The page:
Turns out, one of the Argyll chefs -- Mason Green -- had been commissioned to create special vegetarian plates for us. He came out at the end of the dinner to chat with me and explain what he'd made, and he told me he's a very meat-centric cook and it was a challenge for him to create these dishes. I never would have guessed had he not revealed that, because both the third and fourth courses were simply delicious. Hats off to you, Mr. Green, and I hope you had as much fun putting those plates together as I did scarfing them down!The servers were really running by the time the fourth course came around; everyone else got a fillet of lamb neck, lavender-veal marrow custard, grilled escarole and parsnips baked with purlane, paired with the Claymore Scotch Ale Wee Heavy. As a result, I didn't get a description of my plate when it was dropped off, but I didn't care what it was -- one taste was enough to convince me that I needed to eat it. All of it. And lick the plate if necessary. Later, Green told me it was a fig and pine-nut gremolata with parsnip puree, grilled escarole and grilled baguette. The grilled escarole added some smoky flavor to the sweetness of the gremolata, and the parsnip puree was divine. I savored it with the smoky, sweet beer and silently thanked Hush for taking such good care of me instead of just plating up some pureed parsnip and slapping it down in front of me.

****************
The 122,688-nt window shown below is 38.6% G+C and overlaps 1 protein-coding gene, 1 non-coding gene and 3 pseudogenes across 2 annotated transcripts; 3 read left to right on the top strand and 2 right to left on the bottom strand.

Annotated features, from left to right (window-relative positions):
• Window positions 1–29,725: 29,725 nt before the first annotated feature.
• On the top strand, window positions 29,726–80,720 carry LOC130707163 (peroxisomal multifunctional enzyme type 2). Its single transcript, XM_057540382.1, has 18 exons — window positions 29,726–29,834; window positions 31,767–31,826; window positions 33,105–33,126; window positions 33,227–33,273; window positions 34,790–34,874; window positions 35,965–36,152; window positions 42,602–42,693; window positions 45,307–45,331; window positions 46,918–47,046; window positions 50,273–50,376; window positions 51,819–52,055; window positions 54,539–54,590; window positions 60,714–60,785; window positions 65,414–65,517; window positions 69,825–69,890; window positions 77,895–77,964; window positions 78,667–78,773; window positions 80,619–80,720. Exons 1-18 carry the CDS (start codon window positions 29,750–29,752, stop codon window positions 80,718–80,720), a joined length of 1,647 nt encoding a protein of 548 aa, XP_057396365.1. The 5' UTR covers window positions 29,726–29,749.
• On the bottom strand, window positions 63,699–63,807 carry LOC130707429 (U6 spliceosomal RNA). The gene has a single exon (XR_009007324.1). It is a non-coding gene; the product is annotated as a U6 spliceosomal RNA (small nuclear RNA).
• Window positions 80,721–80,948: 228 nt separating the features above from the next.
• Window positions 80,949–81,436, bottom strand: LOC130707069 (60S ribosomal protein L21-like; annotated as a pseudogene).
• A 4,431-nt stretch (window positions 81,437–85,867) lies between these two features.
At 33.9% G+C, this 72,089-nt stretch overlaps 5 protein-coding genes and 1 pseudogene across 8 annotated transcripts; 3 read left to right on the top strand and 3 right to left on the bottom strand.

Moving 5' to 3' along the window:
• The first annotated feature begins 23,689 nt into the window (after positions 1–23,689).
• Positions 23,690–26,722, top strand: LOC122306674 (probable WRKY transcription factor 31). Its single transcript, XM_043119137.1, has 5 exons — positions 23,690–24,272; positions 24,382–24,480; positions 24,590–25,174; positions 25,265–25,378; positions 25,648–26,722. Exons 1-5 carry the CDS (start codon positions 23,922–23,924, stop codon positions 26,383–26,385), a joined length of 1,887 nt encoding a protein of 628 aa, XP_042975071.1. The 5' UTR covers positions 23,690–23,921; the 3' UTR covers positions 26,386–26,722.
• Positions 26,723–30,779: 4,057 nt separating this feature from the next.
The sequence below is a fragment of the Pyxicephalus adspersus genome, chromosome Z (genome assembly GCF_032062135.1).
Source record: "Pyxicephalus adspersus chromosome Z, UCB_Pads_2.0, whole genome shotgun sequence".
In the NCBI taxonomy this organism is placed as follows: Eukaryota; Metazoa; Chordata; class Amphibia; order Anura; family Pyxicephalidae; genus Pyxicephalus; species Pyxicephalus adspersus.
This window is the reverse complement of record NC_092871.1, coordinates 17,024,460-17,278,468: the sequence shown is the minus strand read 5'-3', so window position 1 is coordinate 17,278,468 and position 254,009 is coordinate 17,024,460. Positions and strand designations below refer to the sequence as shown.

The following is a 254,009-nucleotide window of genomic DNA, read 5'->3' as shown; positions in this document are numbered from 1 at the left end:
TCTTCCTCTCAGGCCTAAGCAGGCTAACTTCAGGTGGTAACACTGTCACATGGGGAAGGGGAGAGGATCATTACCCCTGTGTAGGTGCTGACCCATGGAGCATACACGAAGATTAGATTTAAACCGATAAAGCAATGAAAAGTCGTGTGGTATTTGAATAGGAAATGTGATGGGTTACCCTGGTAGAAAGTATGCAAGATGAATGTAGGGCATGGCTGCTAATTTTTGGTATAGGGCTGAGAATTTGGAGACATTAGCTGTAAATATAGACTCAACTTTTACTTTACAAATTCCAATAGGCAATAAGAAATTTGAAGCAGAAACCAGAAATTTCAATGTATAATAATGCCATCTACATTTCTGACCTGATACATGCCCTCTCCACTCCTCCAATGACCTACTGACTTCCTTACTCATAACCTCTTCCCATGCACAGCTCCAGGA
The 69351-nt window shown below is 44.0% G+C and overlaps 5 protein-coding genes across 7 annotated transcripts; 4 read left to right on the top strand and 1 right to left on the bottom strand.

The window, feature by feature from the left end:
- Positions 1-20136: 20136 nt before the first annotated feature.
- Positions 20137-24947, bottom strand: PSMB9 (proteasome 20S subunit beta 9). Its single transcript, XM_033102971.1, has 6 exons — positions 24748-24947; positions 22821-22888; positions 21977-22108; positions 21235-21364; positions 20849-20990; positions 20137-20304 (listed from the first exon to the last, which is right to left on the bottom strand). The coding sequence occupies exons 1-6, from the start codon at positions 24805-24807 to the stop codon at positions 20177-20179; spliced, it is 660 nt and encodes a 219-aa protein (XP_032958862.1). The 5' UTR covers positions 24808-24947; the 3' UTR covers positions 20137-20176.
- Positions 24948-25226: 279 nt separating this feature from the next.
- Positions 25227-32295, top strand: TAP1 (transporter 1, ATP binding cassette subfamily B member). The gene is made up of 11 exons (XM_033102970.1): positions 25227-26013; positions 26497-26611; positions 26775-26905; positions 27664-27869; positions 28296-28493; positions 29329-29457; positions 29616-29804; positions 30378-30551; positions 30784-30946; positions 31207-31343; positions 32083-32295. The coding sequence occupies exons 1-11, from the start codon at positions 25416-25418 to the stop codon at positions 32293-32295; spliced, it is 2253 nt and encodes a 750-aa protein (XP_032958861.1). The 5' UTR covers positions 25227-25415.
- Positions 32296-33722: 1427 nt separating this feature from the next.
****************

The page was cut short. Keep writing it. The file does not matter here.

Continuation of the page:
Then came perhaps the prettiest plate of the evening: dessert.Pretty cool presentation, right? This was a spiced bay leaf and duck-egg panna cotta with cherry hazelnut pralines, paired with the toffee-and-caramel flavored Yeti Imperial Stout. It tasted like cheesecake stuffed inside an egg, only richer and creamier and more decadent than any cheesecake in the history of ever. If I'd had just a little bit more to drink, I probably would have licked the inside of that eggshell.
The Hush Denver folks were considerate of my dining needs that I really can't say enough about them. Check out the calendar at www.hushdenver.com; they've presented dinners in Boulder and Aspen as well, and if you give them a few days' notice, they are happy to accommodate people with special dietary needs. (Be considerate and let them know as far in advance as you can.)
And a huge shout-out to Mason Green and the rest of the Argyll crew, who put together this amazing meal with very limited resources. I will most certainly be stopping by their restaurant at 2700 East Third Avenue in Cherry Creek to see what else they have to offer (and to stuff myself on some more potato chips in the meantime).
Got a favorite restaurant you'd like to see in Veggie Girl? E-mail me to tell me about it!